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MLPA Initiative Releases Text of Motions Adopted for North Coast
On July 21, over 300 members of 50 Indian Tribes, commercial fishermen, immigrant seafood industry workers, conservationists, recreational anglers, seaweed harvesters, environmental justice advocates and community members peacefully took over a MLPA Blue Ribbon Task Force meeting in Fort Bragg to protest the violation of Tribal rights and corporate greenwashing that has occurred under the controversial initiative.
MLPA Initiative Releases Text of Motions Adopted for North Coast
by Dan Bacher
On November 18, Governor Arnold Schwarzenegger's Marine Life Protection Act (MLPA) Initiative announced the release of the text of the recommendations made by the MLPA Blue Ribbon Task Force (BRTF). The information includes two marine protected area (MPA) proposals and a special closures recommendation.
The seven motions adopted by the BRTF are available at: http://www.dfg.ca.gov/mlpa/recommendations_nc.asp. One of the most significant motions, motion 2, clarifies Tribal gathering rights in marine protected areas:
"When the legal authority to do so is clarified and settled by the State of California and California tribes and tribal communities, the BRTF recommends that the California Fish and Game Commission identify 'tribal uses' as a separate category of use in the regulations applicable to each MPA. And, for each state marine conservation area (SMCA), state marine park (SMP) and state marine recreational management area (SMRMA) for which the NCRSG has proposed to allow tribal uses, the California Fish and Game Commission should include the following descriptive language in the regulations: 'Members of California indian tribes and tribal communities shall be allowed to fish, gather and harvest marine resources for California Marine Life Protection Act Initiative traditional, non-commercial subsistence, ceremonial, religious or stewardship purposes.'"
This resolution also provides for "a mutual reservation of rights by the State of California and California tribes and tribal communities."
MPA Proposal and Special Closure Recommendations (MLPA website) are available at: http://www.dfg.ca.gov/mlpa/mpaproposals_nc.asp. These recommendations are the North Coast "Enhanced Compliance" Alternative MPA Proposal (ECA), the Revised Round 3 NCRSG MPA Proposal (RNCP), and the North Coast Special Closures Recommendation.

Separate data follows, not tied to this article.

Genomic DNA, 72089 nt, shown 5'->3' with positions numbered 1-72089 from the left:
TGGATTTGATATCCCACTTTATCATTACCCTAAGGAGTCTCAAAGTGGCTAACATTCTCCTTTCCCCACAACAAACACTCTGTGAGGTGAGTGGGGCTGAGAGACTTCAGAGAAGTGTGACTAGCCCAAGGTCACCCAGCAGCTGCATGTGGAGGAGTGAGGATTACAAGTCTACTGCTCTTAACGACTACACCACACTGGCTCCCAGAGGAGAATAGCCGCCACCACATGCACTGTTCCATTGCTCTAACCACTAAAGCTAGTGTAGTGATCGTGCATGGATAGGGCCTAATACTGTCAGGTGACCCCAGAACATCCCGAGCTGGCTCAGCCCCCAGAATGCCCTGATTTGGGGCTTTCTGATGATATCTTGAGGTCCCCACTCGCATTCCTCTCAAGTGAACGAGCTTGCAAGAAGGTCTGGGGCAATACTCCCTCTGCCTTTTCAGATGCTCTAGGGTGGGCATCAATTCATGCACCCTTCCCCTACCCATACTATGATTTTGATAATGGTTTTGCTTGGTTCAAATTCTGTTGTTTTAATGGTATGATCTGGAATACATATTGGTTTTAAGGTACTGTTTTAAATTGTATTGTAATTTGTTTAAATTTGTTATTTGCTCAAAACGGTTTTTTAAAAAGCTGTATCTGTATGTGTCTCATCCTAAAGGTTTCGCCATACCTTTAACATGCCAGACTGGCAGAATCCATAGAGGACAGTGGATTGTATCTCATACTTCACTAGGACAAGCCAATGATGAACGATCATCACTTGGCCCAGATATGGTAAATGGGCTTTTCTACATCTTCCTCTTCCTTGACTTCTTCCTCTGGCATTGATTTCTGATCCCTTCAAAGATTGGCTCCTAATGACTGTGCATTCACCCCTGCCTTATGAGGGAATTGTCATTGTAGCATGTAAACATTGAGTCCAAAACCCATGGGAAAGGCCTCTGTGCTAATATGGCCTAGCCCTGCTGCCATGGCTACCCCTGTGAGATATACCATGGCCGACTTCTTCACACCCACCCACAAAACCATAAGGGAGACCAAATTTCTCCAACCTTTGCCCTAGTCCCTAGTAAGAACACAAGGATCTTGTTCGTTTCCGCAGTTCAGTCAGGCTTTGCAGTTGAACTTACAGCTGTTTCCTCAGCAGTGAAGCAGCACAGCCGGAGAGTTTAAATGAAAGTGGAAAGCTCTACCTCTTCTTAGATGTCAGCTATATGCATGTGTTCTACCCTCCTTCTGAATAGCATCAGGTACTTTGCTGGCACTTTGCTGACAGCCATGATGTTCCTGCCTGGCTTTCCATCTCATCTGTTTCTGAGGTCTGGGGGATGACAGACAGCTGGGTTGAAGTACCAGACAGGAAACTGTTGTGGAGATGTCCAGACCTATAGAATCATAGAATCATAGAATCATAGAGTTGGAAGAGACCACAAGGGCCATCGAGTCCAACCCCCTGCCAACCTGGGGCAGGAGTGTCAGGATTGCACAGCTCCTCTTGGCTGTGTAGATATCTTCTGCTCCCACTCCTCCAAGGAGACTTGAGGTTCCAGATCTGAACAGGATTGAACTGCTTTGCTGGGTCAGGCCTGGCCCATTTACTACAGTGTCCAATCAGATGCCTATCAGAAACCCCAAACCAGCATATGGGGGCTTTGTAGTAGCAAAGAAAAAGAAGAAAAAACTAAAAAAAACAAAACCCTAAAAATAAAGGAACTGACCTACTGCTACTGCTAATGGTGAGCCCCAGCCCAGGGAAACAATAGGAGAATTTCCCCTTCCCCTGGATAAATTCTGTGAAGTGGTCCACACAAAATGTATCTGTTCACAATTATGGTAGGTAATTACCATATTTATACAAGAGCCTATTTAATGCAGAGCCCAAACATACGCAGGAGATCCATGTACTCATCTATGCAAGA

The materials currently available are: overview maps, descriptions of individual MPAs, consideration of existing MPAs and special closures maps, description and basic information.
"In the coming days and weeks, additional materials will be made available, including more detailed maps and evaluations of the MPA proposals and recommended special closures," said Kelly Sayce of the MLPA Initiative.
The MPA Proposal and Special Closure Recommendations (Marine Map) are available at: http://northcoast.marinemap.org (under the “MPA Proposals” tab). The names of MPA proposals and special closures recommendations in MarineMap are: the North Coast Enhanced Compliance Alternative MPA Proposal, Revised Round 3 NCRSG MPA Proposal and North Coast Special Closures Recommendation.
Any of the above information is available in print or on CD: Contact the MLPA office at mlpaoffice [at] resources.ca.gov or 916.654.1885.
The North Coast MLPA process is unique in that the diverse stakeholders, including Indian Tribes, commercial fishermen, recreational anglers, seaweed harvesters and local business owners, agreed to a unified proposal for marine protected areas. The proposal is also unique for inclusion of language protecting tribal subsistence and ceremonial gathering rights.